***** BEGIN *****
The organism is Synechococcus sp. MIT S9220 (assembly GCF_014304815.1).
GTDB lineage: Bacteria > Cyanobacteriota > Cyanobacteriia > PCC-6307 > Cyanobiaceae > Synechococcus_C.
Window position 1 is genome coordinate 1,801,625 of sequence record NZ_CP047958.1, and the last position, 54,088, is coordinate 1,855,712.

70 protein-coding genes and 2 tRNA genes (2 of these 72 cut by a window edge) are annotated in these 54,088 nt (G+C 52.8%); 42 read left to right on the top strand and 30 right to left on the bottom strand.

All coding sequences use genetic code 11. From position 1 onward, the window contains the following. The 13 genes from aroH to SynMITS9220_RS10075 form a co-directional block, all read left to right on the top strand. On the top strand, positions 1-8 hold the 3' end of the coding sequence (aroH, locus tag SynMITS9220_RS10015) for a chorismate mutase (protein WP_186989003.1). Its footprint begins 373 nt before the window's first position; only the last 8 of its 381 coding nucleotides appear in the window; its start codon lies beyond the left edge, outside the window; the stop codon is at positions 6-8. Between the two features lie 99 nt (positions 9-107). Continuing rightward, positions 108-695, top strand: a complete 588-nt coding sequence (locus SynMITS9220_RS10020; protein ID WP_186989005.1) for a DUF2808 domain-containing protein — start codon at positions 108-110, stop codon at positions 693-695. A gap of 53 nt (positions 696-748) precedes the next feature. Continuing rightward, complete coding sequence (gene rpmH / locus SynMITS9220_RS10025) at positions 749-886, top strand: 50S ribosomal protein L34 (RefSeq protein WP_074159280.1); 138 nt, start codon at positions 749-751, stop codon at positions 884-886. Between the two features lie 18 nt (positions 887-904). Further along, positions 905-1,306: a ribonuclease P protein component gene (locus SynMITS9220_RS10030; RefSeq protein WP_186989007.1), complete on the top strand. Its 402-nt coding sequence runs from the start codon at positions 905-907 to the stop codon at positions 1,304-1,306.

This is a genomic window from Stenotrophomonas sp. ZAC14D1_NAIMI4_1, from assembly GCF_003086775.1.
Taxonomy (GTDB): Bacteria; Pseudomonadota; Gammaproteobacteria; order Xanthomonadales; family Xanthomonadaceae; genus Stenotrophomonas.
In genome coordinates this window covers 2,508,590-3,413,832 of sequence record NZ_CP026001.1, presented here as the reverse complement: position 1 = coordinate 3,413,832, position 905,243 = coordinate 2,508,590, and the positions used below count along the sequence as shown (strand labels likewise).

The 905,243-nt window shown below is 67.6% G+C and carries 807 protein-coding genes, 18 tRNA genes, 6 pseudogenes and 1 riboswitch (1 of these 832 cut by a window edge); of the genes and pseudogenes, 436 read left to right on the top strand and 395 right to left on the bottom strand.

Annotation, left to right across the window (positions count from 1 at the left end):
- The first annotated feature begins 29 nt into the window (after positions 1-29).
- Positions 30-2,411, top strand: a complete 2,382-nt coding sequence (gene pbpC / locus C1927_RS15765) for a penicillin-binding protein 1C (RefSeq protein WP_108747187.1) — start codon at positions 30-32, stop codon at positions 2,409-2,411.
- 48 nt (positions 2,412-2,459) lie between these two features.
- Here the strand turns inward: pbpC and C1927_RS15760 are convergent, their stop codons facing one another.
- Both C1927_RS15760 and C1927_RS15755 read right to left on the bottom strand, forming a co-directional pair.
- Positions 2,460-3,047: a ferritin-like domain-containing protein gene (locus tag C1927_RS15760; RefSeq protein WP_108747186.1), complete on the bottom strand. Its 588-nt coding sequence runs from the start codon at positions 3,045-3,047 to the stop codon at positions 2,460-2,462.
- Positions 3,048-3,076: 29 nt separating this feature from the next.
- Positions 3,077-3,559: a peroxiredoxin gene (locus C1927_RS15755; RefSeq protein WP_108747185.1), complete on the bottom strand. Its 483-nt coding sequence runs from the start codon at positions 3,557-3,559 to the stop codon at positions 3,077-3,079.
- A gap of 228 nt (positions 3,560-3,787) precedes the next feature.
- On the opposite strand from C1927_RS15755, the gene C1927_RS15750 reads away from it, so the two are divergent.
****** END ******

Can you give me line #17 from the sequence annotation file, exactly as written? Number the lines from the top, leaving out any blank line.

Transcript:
- Positions 3,048-3,076: 29 nt separating this feature from the next.